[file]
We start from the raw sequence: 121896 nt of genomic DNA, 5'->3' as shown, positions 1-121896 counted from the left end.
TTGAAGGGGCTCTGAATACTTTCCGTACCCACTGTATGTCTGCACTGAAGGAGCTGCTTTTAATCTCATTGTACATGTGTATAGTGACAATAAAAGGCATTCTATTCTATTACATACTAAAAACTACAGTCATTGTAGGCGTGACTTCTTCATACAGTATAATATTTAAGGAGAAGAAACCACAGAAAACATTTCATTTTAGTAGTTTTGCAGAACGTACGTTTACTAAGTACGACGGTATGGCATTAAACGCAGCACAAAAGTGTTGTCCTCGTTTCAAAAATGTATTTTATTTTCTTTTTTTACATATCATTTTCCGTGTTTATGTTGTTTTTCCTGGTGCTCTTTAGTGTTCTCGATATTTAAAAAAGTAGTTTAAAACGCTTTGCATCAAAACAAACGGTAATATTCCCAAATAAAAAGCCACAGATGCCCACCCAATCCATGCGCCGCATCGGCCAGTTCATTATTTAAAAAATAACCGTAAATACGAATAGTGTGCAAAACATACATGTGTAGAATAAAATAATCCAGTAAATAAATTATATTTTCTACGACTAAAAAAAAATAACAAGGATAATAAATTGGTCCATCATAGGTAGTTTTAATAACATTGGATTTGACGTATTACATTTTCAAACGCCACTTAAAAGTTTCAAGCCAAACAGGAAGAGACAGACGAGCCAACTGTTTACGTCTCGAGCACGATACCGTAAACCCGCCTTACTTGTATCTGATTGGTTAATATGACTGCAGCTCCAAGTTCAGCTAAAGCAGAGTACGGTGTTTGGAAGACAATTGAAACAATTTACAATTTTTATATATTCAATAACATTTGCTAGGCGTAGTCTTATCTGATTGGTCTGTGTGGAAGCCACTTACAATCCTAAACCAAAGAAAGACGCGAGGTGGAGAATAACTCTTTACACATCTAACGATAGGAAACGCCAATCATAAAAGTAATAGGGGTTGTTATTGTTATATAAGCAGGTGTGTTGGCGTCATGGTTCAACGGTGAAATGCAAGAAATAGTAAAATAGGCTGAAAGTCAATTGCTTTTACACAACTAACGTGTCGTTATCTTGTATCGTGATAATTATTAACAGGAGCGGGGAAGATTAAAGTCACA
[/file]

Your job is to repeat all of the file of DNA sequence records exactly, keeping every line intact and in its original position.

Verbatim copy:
We start from the raw sequence: 121896 nt of genomic DNA, 5'->3' as shown, positions 1-121896 counted from the left end.
TTGAAGGGGCTCTGAATACTTTCCGTACCCACTGTATGTCTGCACTGAAGGAGCTGCTTTTAATCTCATTGTACATGTGTATAGTGACAATAAAAGGCATTCTATTCTATTACATACTAAAAACTACAGTCATTGTAGGCGTGACTTCTTCATACAGTATAATATTTAAGGAGAAGAAACCACAGAAAACATTTCATTTTAGTAGTTTTGCAGAACGTACGTTTACTAAGTACGACGGTATGGCATTAAACGCAGCACAAAAGTGTTGTCCTCGTTTCAAAAATGTATTTTATTTTCTTTTTTTACATATCATTTTCCGTGTTTATGTTGTTTTTCCTGGTGCTCTTTAGTGTTCTCGATATTTAAAAAAGTAGTTTAAAACGCTTTGCATCAAAACAAACGGTAATATTCCCAAATAAAAAGCCACAGATGCCCACCCAATCCATGCGCCGCATCGGCCAGTTCATTATTTAAAAAATAACCGTAAATACGAATAGTGTGCAAAACATACATGTGTAGAATAAAATAATCCAGTAAATAAATTATATTTTCTACGACTAAAAAAAAATAACAAGGATAATAAATTGGTCCATCATAGGTAGTTTTAATAACATTGGATTTGACGTATTACATTTTCAAACGCCACTTAAAAGTTTCAAGCCAAACAGGAAGAGACAGACGAGCCAACTGTTTACGTCTCGAGCACGATACCGTAAACCCGCCTTACTTGTATCTGATTGGTTAATATGACTGCAGCTCCAAGTTCAGCTAAAGCAGAGTACGGTGTTTGGAAGACAATTGAAACAATTTACAATTTTTATATATTCAATAACATTTGCTAGGCGTAGTCTTATCTGATTGGTCTGTGTGGAAGCCACTTACAATCCTAAACCAAAGAAAGACGCGAGGTGGAGAATAACTCTTTACACATCTAACGATAGGAAACGCCAATCATAAAAGTAATAGGGGTTGTTATTGTTATATAAGCAGGTGTGTTGGCGTCATGGTTCAACGGTGAAATGCAAGAAATAGTAAAATAGGCTGAAAGTCAATTGCTTTTACACAACTAACGTGTCGTTATCTTGTATCGTGATAATTATTAACAGGAGCGGGGAAGATTAAAGTCACA